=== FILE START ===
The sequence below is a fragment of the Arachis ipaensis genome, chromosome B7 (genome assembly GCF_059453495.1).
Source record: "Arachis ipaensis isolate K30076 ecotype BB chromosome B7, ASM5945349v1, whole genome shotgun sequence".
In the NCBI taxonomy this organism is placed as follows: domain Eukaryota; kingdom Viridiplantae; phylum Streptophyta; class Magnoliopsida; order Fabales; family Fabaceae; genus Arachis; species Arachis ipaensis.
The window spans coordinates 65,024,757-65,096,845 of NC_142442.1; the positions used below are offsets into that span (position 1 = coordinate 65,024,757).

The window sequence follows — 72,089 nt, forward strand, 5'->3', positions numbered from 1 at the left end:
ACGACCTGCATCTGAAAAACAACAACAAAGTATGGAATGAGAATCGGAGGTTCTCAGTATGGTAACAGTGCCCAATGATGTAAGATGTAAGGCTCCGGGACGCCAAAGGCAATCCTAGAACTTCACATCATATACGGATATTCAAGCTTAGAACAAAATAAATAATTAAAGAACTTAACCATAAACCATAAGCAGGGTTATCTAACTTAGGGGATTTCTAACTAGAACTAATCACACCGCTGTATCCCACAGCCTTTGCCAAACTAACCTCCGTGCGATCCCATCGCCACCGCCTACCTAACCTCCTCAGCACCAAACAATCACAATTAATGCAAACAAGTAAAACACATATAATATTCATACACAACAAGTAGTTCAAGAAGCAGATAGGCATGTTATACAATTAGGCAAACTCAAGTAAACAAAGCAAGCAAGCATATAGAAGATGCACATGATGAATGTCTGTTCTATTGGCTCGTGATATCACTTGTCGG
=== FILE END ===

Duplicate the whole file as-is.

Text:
The sequence below is a fragment of the Arachis ipaensis genome, chromosome B7 (genome assembly GCF_059453495.1).
Source record: "Arachis ipaensis isolate K30076 ecotype BB chromosome B7, ASM5945349v1, whole genome shotgun sequence".
In the NCBI taxonomy this organism is placed as follows: domain Eukaryota; kingdom Viridiplantae; phylum Streptophyta; class Magnoliopsida; order Fabales; family Fabaceae; genus Arachis; species Arachis ipaensis.
The window spans coordinates 65,024,757-65,096,845 of NC_142442.1; the positions used below are offsets into that span (position 1 = coordinate 65,024,757).

The window sequence follows — 72,089 nt, forward strand, 5'->3', positions numbered from 1 at the left end:
ACGACCTGCATCTGAAAAACAACAACAAAGTATGGAATGAGAATCGGAGGTTCTCAGTATGGTAACAGTGCCCAATGATGTAAGATGTAAGGCTCCGGGACGCCAAAGGCAATCCTAGAACTTCACATCATATACGGATATTCAAGCTTAGAACAAAATAAATAATTAAAGAACTTAACCATAAACCATAAGCAGGGTTATCTAACTTAGGGGATTTCTAACTAGAACTAATCACACCGCTGTATCCCACAGCCTTTGCCAAACTAACCTCCGTGCGATCCCATCGCCACCGCCTACCTAACCTCCTCAGCACCAAACAATCACAATTAATGCAAACAAGTAAAACACATATAATATTCATACACAACAAGTAGTTCAAGAAGCAGATAGGCATGTTATACAATTAGGCAAACTCAAGTAAACAAAGCAAGCAAGCATATAGAAGATGCACATGATGAATGTCTGTTCTATTGGCTCGTGATATCACTTGTCGG